World: The Muslim Victims Of Islamist Terrorism
By Joyce Davis
The 9 November triple bombings in Amman are the latest sign of a deepening fault within the Islamic world, as Muslims increasingly kill Muslims in a jihad that has turned against its own.
Although Al-Qaeda has declared war against the West, most of the people now dying from suicide bombers, most of the victims of Al-Qaeda-inspired jihadees, most of the orphaned children, and most of the childless mothers are Muslims. The fact that more and more Muslims are dying at the hands of those claiming to be their defenders has compelled many respected Islamic scholars to reject today's jihadees as apostates who are destroying Islam.
And now, as witnessed by demonstrations in Amman following the bombings, more average Muslims, are rejecting the jihadees, too. After the bombings, which left more than 50 dead and hundreds injured, hundreds of Jordanians, Palestinians, and Iraqis took to the streets to protest the killing of innocent Muslims.
Abu Musab Al-Zarqawi's Al-Qaeda's "suicide martyr unit" claimed responsibility for the three bombs that struck Western-owned hotels in Amman. This time, instead of seeing Muslims dancing in the streets to celebrate a suicide bombing, the world saw Muslims enraged at the indiscriminate killing of fellow believers.
"I lost my father and my father-in-law on my wedding night," cried one man who should have been celebrating his wedding, as bodies of his family members were carried away from the rubble of the Radisson SAS hotel, according to AFP on 10 November. "The world has to know this has nothing to do with Islam."
The victims in Amman were mostly Arabs and overwhelmingly Muslim: a bride and a groom and their families; a 4-year-old boy killed by shrapnel in his head; and one of the Muslim world's greatest artists -- Syrian filmmaker Mustafa Akkad -- whose film "The Message: The Story of Islam" explained Islamic history to millions of people around the world. The attack even killed people who could be described as fellow jihadees, two Palestinian officials, including one responsible for security in the West Bank. And it targeted a kingdom led by a family widely believed to be descendant from the Prophet Muhammad. That purported lineage once provided a degree of protection for King Hussein, but his son, Abdullah, now seems as much a potential target as any other Arab leader.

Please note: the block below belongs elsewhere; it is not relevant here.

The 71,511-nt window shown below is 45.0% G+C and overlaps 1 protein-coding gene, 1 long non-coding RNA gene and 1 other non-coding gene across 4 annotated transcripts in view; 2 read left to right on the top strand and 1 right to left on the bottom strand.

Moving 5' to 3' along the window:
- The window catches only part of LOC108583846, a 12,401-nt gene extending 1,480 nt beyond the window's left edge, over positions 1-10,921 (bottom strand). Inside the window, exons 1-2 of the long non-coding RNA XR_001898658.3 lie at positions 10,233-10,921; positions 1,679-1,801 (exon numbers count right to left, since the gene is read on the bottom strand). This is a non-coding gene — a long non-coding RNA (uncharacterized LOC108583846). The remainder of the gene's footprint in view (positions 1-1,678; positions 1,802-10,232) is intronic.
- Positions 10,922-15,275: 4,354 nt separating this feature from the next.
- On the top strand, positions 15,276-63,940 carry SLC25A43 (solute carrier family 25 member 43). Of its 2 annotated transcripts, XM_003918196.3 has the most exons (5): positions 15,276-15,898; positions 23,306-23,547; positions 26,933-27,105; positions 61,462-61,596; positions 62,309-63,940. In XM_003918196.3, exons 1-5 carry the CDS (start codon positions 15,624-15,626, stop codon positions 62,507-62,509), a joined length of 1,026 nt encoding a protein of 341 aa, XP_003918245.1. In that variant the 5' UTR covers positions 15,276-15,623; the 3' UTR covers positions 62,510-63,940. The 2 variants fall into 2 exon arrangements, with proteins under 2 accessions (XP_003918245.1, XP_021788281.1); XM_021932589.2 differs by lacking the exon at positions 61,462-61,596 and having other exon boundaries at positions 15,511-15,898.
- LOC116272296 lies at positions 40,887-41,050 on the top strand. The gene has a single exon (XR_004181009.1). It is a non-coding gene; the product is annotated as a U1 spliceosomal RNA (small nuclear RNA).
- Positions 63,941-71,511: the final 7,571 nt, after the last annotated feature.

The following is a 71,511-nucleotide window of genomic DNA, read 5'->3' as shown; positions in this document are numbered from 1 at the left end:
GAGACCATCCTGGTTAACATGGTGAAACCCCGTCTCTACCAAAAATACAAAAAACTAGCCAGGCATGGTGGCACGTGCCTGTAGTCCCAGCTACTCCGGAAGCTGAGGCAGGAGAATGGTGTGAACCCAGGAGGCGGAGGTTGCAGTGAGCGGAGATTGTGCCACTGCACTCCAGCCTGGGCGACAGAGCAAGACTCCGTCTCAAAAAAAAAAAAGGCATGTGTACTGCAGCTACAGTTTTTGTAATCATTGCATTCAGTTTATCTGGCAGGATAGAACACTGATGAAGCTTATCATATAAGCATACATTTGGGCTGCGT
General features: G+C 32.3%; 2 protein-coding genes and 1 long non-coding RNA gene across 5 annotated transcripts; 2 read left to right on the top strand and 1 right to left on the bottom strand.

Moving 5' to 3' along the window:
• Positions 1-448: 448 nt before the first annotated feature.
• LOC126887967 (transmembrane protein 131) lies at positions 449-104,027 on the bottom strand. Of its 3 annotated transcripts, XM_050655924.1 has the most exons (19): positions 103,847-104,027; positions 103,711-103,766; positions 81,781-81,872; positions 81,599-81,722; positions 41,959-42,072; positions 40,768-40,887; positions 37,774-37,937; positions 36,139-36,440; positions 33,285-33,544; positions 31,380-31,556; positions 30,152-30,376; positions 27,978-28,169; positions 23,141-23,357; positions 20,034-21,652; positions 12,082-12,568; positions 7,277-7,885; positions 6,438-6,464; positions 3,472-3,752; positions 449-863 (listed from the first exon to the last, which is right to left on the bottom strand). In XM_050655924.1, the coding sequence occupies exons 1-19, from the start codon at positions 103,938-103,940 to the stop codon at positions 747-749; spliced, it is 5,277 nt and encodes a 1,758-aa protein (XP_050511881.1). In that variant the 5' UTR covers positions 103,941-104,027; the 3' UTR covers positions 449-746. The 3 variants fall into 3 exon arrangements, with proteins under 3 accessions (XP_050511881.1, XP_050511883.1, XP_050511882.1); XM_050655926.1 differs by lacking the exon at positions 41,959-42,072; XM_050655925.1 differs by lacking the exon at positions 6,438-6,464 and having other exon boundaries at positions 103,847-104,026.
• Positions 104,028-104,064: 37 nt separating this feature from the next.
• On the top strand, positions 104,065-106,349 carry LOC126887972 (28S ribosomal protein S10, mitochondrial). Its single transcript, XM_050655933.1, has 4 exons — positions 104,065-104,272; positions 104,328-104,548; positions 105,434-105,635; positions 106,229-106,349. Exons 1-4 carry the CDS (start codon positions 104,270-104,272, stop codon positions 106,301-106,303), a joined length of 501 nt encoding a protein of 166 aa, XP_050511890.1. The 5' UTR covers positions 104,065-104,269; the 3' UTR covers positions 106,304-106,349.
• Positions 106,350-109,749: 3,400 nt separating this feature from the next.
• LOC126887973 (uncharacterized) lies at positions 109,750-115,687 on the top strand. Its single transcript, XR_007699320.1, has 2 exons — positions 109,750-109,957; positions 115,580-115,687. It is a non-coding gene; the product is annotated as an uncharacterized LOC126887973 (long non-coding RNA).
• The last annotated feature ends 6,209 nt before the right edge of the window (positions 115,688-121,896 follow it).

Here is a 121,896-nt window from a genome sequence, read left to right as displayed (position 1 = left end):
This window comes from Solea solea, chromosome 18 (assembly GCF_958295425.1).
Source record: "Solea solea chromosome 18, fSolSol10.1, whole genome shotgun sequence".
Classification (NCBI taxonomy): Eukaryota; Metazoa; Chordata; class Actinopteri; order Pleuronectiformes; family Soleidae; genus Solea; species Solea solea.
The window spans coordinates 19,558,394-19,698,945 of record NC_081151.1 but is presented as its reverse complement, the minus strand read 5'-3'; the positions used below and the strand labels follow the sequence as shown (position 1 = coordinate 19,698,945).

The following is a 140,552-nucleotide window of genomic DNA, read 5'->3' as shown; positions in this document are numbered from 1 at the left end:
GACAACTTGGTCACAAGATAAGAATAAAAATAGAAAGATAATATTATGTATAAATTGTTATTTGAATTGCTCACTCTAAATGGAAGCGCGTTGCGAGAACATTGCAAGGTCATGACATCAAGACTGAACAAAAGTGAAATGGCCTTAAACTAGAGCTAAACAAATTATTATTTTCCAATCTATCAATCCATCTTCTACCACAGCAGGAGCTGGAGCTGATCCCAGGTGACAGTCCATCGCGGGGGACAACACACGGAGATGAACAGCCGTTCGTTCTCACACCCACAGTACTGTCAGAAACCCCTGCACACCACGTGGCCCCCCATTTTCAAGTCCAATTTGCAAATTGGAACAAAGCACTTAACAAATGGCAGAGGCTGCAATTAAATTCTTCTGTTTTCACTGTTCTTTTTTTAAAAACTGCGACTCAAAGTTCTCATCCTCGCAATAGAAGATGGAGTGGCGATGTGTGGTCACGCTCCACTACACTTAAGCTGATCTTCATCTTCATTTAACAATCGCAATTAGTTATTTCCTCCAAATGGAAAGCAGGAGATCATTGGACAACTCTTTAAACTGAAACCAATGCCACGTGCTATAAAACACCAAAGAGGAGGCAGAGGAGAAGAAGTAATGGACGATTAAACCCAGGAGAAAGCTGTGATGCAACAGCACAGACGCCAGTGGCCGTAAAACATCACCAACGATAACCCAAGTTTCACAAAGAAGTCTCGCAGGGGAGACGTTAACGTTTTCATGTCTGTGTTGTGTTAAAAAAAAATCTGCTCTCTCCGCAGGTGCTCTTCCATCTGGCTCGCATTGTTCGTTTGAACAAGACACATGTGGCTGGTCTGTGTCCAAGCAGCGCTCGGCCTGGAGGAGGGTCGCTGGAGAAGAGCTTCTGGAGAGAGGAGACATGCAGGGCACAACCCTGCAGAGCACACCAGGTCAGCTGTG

Straying From The Prophet
By even the most militant interpretation of Islam, such people should not be the victims of jihadees. These are the people they claim to be protecting. It is becoming starkly clear to many Muslims that many followers of Al-Qaeda have abandoned the rules of just war laid out by the Prophet Muhammad. Increasingly, many are convinced that they have abandoned Islam altogether.
Islamic scholars know that Islam sets strict rules for warfare, and many argue that militants acting in the name of Islam are flouting those rules. The jihadees have turned from strict adherence to the precepts laid out by the Prophet Muhammad to following men such as Osama bin Laden, whose teachings directly contradict widely accepted Islamic law.
In 1998, bin Laden issued a decree in which he declared war against the United States and its allies, calling on the "faithful" to strike anywhere they can and indiscriminately, against both civilians and military. "The ruling to kill the Americans and their allies -- civilians and military -- is an individual duty for every Muslim who can do it in any country in which it is possible to do it," the decree states.
'The Innocent Get Hurt'
But Islamic scholars and historians argue that Islam teaches just the opposite, that Muslims must be careful whom they attack and where. Islamic scholar Abu Dawud quoted Muhammad as telling his followers: "Do not kill any old person, any child, or any woman.'
Another respected Islamic historian and researcher, Musnad Ibn Hanbal, who founded one of the schools of Islamic law, quoted Muhammad as saying: "Do not kill the monks in monasteries" and "Do not kill people who are sitting in places of worship."
And Abu Bakr, Muhammad's successor and the first caliph, gave even more specific guidance: "Stop, O people, that I may give you 10 rules for your guidance in the battlefield. Do not commit treachery or deviate from the right path. You must not mutilate dead bodies. Neither kill a child, nor a woman, nor an aged man. Bring no harm to the trees, nor burn them with fire, especially those that are fruitful. Slay not any of the enemy's flock, save for your food. You are likely to pass by people who have devoted their lives to monastic services; leave them alone"
Despite these clear teachings that compel Muslims to act with extreme caution and avoid hurting innocents in battle, today's militants have become increasingly less selective in where they strike and whom they kill. In Beslan, in Russia's North Caucasus, Chechen fighters attacked children in a school. In Pakistan, militants attacked Christians praying in church, and in Iraq they've attacked fellow believers in mosques.
In a 1997 interview, Islamic thinker Rachid al Ghannouchi was asked why he had not sanctioned the use of violence in his campaign against the rulers of Tunisia. "Because," he answered, "it's inevitably the innocent who get hurt."
Copyright (c) 2005. RFE/RL, Inc. Reprinted with the permission of Radio Free Europe/Radio Liberty, 1201 Connecticut Ave., N.W. Washington DC 20036. www.rferl.org
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